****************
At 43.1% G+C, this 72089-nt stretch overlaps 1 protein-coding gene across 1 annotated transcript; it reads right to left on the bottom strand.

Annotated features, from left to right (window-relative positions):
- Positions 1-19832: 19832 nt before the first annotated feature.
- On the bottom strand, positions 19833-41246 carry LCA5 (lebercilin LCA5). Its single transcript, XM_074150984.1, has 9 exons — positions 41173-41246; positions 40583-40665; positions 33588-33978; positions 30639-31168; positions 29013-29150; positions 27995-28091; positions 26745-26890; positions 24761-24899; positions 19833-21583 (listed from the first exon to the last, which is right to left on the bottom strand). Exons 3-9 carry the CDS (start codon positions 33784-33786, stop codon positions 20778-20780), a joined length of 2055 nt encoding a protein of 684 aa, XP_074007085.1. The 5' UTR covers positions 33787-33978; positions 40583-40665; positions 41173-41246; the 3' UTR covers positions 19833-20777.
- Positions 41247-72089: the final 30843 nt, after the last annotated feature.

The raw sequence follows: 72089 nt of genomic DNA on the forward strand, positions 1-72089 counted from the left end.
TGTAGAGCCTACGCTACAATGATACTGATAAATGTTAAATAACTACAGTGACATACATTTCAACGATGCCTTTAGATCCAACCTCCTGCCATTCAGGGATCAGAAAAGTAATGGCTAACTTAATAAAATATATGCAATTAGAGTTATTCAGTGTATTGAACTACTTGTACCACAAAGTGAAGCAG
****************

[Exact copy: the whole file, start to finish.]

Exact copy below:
At 43.1% G+C, this 72089-nt stretch overlaps 1 protein-coding gene across 1 annotated transcript; it reads right to left on the bottom strand.

Annotated features, from left to right (window-relative positions):
- Positions 1-19832: 19832 nt before the first annotated feature.
- On the bottom strand, positions 19833-41246 carry LCA5 (lebercilin LCA5). Its single transcript, XM_074150984.1, has 9 exons — positions 41173-41246; positions 40583-40665; positions 33588-33978; positions 30639-31168; positions 29013-29150; positions 27995-28091; positions 26745-26890; positions 24761-24899; positions 19833-21583 (listed from the first exon to the last, which is right to left on the bottom strand). Exons 3-9 carry the CDS (start codon positions 33784-33786, stop codon positions 20778-20780), a joined length of 2055 nt encoding a protein of 684 aa, XP_074007085.1. The 5' UTR covers positions 33787-33978; positions 40583-40665; positions 41173-41246; the 3' UTR covers positions 19833-20777.
- Positions 41247-72089: the final 30843 nt, after the last annotated feature.

The raw sequence follows: 72089 nt of genomic DNA on the forward strand, positions 1-72089 counted from the left end.
TGTAGAGCCTACGCTACAATGATACTGATAAATGTTAAATAACTACAGTGACATACATTTCAACGATGCCTTTAGATCCAACCTCCTGCCATTCAGGGATCAGAAAAGTAATGGCTAACTTAATAAAATATATGCAATTAGAGTTATTCAGTGTATTGAACTACTTGTACCACAAAGTGAAGCAG